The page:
WHITEPAGES.COM | INC

Re: Perl 5's greatest limitation is...?
by jbrugger (Parson) on Jul 29, 2005 at 05:24 UTC
    For me, its my own brain without a doubt. :)
    I know there are so many things i still have to learn, that perl itself has no real limitations for me yet, and some limitations mentioned here have (nice?)work-arounds (as most of the time discussed at perlmonks as well).

    "We all agree on the necessity of compromise. We just can't agree on when it's necessary to compromise." - Larry Wall.
Re: Perl 5's greatest limitation is...?
by spurperl (Priest) on Jul 29, 2005 at 07:33 UTC
    I miss 3 things in Perl 5:

    1. An object system that's built into the language and makes sense. I think C++'s object system is better than Perl 5's. I have to dig through a sea of Class::* modules to write idiomatic OO. This is nonsense, it has got to stop.
    2. Macros. You can laugh, but you can't hide... Lisp-power macros are very important, IMHO.
    3. Standard deployment - like PAR. People must undrstand that the real fame for Perl will come when we'll easily install it for the "common people" who don't want to hear about PPMs and compiling modules, god forbid. They want an executable that works.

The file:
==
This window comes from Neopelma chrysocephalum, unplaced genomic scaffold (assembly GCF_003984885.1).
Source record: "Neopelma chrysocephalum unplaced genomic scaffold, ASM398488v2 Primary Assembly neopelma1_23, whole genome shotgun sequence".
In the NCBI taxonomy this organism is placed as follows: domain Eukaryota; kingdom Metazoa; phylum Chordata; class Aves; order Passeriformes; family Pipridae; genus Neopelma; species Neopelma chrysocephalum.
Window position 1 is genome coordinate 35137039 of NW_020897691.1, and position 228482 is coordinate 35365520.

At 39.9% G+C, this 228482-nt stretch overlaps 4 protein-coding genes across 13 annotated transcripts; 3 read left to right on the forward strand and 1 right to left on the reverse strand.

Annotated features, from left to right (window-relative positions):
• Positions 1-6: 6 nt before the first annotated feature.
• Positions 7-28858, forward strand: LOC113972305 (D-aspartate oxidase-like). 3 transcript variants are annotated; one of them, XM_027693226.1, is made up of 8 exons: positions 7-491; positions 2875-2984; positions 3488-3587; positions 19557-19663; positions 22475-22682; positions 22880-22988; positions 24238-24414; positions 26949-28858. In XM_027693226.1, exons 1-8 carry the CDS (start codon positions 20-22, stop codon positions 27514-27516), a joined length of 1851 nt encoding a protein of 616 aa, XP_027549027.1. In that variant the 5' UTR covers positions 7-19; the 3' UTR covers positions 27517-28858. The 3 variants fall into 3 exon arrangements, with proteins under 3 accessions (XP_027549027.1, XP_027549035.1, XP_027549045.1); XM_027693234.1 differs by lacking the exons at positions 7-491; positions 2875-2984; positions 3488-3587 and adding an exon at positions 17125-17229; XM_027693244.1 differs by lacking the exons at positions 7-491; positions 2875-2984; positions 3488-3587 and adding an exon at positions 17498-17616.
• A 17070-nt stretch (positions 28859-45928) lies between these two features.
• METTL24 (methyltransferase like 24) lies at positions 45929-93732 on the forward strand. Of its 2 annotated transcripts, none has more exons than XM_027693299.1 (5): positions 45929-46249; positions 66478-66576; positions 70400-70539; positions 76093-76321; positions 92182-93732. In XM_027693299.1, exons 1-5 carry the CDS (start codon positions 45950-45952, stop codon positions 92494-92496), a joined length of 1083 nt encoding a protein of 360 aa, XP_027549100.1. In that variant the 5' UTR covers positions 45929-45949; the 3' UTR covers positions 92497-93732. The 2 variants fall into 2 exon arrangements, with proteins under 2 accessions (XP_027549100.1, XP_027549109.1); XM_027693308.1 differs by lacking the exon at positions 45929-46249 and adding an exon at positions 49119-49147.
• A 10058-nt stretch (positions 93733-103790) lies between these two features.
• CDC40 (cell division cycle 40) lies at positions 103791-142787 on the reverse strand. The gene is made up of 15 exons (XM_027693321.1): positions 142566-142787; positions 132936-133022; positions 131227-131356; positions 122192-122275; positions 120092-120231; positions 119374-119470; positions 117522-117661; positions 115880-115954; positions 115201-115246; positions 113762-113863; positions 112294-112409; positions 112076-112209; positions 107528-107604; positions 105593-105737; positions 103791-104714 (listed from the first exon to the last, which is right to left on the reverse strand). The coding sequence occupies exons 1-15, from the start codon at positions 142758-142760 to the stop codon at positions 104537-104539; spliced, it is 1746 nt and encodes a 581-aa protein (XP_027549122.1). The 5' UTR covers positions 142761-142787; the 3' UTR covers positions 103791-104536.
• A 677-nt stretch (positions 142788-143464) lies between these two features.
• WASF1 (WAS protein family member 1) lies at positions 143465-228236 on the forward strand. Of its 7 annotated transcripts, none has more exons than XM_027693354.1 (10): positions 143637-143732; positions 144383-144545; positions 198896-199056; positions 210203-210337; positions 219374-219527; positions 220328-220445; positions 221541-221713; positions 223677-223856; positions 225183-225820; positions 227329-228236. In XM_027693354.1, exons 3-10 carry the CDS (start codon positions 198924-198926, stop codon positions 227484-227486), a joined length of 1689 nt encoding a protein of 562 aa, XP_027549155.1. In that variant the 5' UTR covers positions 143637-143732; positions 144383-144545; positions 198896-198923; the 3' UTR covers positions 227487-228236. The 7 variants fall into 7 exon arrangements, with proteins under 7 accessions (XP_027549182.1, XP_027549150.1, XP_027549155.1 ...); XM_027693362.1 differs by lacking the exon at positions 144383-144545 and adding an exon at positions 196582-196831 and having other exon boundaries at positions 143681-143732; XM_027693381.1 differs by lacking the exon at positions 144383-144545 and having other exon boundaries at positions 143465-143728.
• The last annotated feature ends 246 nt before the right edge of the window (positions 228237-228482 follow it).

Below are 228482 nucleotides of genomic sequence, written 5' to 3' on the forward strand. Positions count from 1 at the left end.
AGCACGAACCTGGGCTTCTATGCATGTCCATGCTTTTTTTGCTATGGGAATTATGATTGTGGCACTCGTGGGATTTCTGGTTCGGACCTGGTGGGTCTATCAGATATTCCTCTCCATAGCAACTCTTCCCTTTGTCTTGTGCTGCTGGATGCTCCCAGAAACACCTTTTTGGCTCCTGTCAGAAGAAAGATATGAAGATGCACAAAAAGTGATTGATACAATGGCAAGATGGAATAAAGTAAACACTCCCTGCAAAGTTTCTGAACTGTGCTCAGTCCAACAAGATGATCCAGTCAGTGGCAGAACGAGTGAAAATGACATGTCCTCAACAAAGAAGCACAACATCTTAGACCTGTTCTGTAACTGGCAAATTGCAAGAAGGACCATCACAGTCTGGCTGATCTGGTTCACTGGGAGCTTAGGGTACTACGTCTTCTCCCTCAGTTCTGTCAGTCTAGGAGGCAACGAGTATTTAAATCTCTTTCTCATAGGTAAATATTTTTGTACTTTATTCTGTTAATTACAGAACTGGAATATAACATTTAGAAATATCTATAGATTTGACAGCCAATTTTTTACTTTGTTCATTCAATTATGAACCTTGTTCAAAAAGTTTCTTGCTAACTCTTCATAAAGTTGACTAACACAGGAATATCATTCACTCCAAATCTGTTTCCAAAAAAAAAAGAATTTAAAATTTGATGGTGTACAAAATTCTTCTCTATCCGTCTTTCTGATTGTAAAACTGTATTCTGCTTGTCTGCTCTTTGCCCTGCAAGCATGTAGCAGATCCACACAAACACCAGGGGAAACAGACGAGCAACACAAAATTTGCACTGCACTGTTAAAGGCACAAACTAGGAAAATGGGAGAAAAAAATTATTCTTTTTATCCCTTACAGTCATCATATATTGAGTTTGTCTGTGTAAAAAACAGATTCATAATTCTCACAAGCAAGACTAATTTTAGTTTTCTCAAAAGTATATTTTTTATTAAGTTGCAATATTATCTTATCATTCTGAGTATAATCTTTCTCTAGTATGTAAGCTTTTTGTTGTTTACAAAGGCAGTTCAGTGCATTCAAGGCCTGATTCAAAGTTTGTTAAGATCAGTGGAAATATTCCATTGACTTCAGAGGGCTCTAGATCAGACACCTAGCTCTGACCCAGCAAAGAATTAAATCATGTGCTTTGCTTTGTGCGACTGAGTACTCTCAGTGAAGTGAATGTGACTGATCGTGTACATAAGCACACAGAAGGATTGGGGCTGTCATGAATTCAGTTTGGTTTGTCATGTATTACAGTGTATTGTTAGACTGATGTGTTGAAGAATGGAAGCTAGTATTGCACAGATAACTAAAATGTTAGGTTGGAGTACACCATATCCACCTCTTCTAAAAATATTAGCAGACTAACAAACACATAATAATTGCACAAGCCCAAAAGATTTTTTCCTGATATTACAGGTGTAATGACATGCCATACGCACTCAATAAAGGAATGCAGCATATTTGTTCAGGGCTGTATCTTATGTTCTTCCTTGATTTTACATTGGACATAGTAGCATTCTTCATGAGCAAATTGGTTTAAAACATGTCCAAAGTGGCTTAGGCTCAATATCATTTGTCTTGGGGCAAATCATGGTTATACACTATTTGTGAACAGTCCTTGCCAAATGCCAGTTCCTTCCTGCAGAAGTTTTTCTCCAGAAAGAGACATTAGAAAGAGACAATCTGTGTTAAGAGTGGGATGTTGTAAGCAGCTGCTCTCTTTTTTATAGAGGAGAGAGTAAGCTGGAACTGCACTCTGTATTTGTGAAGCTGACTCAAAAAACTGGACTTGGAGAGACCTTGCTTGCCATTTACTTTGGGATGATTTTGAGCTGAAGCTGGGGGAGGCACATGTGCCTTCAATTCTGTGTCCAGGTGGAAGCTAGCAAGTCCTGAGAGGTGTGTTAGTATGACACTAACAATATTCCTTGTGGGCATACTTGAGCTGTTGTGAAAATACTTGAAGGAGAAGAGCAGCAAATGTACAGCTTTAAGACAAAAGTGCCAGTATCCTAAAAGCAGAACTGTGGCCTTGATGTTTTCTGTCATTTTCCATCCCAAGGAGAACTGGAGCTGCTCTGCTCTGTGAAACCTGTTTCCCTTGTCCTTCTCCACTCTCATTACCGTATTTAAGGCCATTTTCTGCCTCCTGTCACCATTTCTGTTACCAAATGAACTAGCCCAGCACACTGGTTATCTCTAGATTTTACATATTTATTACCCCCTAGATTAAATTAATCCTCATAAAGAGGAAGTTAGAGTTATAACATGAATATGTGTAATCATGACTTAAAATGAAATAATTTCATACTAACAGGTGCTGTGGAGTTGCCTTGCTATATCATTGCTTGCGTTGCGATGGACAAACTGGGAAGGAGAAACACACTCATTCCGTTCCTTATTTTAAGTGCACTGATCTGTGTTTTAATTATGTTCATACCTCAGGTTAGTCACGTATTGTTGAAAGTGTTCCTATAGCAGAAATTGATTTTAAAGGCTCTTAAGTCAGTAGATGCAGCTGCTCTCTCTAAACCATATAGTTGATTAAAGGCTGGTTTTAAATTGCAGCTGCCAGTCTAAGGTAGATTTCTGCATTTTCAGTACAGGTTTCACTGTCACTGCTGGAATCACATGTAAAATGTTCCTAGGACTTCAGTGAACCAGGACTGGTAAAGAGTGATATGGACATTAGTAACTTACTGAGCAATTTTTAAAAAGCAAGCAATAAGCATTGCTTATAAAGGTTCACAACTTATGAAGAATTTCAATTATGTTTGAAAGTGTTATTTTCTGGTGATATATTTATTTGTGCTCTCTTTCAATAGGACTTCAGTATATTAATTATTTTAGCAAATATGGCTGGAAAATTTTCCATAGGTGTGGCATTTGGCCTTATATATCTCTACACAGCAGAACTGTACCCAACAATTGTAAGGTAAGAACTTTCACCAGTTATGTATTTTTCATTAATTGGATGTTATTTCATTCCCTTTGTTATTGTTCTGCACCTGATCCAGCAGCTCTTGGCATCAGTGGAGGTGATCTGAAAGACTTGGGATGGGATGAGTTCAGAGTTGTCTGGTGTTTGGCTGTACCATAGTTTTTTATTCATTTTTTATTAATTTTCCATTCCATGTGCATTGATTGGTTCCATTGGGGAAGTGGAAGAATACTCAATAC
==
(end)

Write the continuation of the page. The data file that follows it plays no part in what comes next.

Luckily, all of the above will be fixed in Perl 6, it seems. So, I'm waiting patiently.

Re: Perl 5's greatest limitation is...?
by Solo (Deacon) on Aug 01, 2005 at 00:19 UTC
    Perl 5's greatest limitation is the Operating System

    (Perl 5's greatest lamentation is supporting all the Operating Systems?)


    Only half tongue-in-cheek if one considers all the developer cycles that have gone into OS support issues.

    --Solo

    --
    You said you wanted to be around when I made a mistake; well, this could be it, sweetheart.
Re: Perl 5's greatest limitation is...?
by bsb (Priest) on Aug 02, 2005 at 02:27 UTC
    Here are some things I feel are limitations, but I'd wouldn't say any of them are the greatest limitation.